Idiocracy (2006) / Comedy
MPAA Rated: R for language and sex-related humor
Running Time: 84 min.
Cast: Luke Wilson, Maya Rudolph, Dax Shepard, Terry Crews, David Herman, Brendan Hill, Kevin Klee, Justin Long, Stephen Root
Director: Mike Judge
Screenplay: Mike Judge, Etan Cohen
Review published December 30, 2006
Idiocracy is a sometimes dead-on satire built around writer-director Mike Judge's perceived dumbing down of America due to current trends in education, entertainment, and politics. In some ways, I think it effectively states what a documentary about the recent gravitation towards foolishness, Stupidity, could not. We not only act stupid ourselves, we also glorify people who are even bigger idiots, sitting on the couch for hours and watching them do outrageously stupid things like in reality shows like "Survivor" or "Jackass". We also fall for stupid marketing schemes where we believe words like "extreme" and "ultimate" really mean anything, we want our news reports to include such trivial gossip like celebrity births or public embarrassments, and we have even elected (and re-elected) a president who, by his own admission, is at an intelligence level not much higher than the common citizen. What's worse, we openly ridicule anything that tries to be intelligent as "boring", "snooty", and, perhaps most ironic, "stupid".
There actually is a story (savvy science fiction addicts have compared it to the similarly-premised 1951 short story, "The Marching Morons", by Cyril Kornbluth) within the film, revolving around an average-intellect military librarian named Joe (average Joe, get it?) who has been chosen to be used in an experiment (the Army wants to keep their best men for then they need them most) where he is to be placed in suspended hibernation for a year, alongside a prostitute named Rita (Rudolph, A Prairie Home Companion). After some legal issues see the experiment effectively shut down, someone neglected to ever take Joe (Wilson, My Super Ex-Girlfriend) and Rita out of their respective chambers. It isn't until the year 2505 that they are finally released, 500 years into a future, where intelligence has degraded to the point where Joe and Rita have gone from possessing average intelligence to becoming the smartest people on Earth. Busted for not having proper identification, Joe is immediately charged with several felonies, although the President (Crews, The Longest Yard) sees an opportunity to save the struggling society by utilizing Joe's intellect. Trouble is, he doesn't have much time to prove he can save the people of the world from their own apocalyptic devolution.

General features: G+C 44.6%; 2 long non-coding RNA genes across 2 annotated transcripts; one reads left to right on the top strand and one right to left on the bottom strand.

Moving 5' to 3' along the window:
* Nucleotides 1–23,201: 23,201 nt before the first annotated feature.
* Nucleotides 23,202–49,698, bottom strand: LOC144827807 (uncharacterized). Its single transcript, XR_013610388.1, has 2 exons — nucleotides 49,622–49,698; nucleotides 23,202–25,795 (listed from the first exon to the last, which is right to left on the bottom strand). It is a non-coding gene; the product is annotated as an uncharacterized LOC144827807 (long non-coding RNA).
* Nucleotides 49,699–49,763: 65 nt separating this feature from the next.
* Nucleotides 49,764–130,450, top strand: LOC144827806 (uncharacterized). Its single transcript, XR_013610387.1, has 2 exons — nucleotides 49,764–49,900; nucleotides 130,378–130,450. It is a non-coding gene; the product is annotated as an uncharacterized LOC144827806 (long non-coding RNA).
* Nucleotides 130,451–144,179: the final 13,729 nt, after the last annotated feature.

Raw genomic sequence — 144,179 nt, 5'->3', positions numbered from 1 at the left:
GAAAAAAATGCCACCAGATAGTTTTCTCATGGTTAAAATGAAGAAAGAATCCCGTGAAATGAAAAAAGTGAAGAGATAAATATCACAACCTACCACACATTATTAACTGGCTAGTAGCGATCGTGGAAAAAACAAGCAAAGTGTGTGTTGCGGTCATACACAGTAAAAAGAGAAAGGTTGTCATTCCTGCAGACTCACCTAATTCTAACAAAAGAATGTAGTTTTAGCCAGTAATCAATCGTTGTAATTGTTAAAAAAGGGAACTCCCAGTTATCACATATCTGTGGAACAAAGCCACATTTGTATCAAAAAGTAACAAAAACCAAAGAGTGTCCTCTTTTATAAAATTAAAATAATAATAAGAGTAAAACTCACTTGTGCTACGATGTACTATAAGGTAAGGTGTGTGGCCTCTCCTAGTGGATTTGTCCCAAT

Being that Judge's previous effort, Office Space, has become something of a cult phenomenon over the years on home video, it shouldn't come as much of a surprise that the same fate potentially awaits Idiocracy. In my humble opinion, I believe that both films are, as a whole, greater than the sum of their parts, primarily entertaining because of the choice key bits of hilarity and satire that, when strung along successfully, manage to make them very funny to quote from, despite the fact that they aren't really brilliant ideas in and of themselves. Portions of the film are laugh-out-loud funny, but in between, it's all merely a set-up for the next skit-like segment built on the same premise. Luckily, there are enough clever moments to justify the rather silly plot for the sake of the comedy, and some of the rips at contemporary society, particularly in the corporate advertising (not a stitch of clothing isn't fully emblazoned with various corporate logos) and the trivializing of basic human values for the sake of profit (water has been replaced in everything but toilets by a Gatorade-like sports drink), is broad but plays well for the brand of comedy that this is.
Idiocracy may not be a great satire, but it can be acutely funny, while also amiable enough to endure even through the occasional lulls. There are many moments that people with like-minded senses of humor will quote from for years (I've already started myself by saying, "Welcome to Costco. I love you." in mocking reference to the disingenuous door greeters). Judge nails the first half hour, building enough momentum to coast most of the rest of the way, though the final half hour, which plays like an over-the-top action flick, offers very few moments of actual humor or interest. At only 84 minutes, it's not an ordeal by any means, and the several solid chuckles lampooning the state of out potential future, as well as the ludicrous way we entertain ourselves (there is a TV show called, "Ow! My Balls", which is nothing but home video footage of people getting injured in the crotch -- remember, this from the man who brought us "Beavis and Butthead"), ultimately prove worth the effort.
Idiocracy a fun film for those who laugh at, or perhaps lament, the sorry state of our society, where reading is increasingly being deemed by youth culture as passť, popular entertainment has nearly no emphasis on story (Judge portrays films of the future as nothing but shots of bare asses that occasionally fart, which the audience finds consummately entertaining), and people can't speak intelligently without being labeled as uppity snobs. Within the course of the film, these outlandish observations are hilarious -- at least until we walk outside and see the real-life Idiocracy that threatens to slowly envelop us into oblivion.Qwipster's rating:
©2006 Vince Leo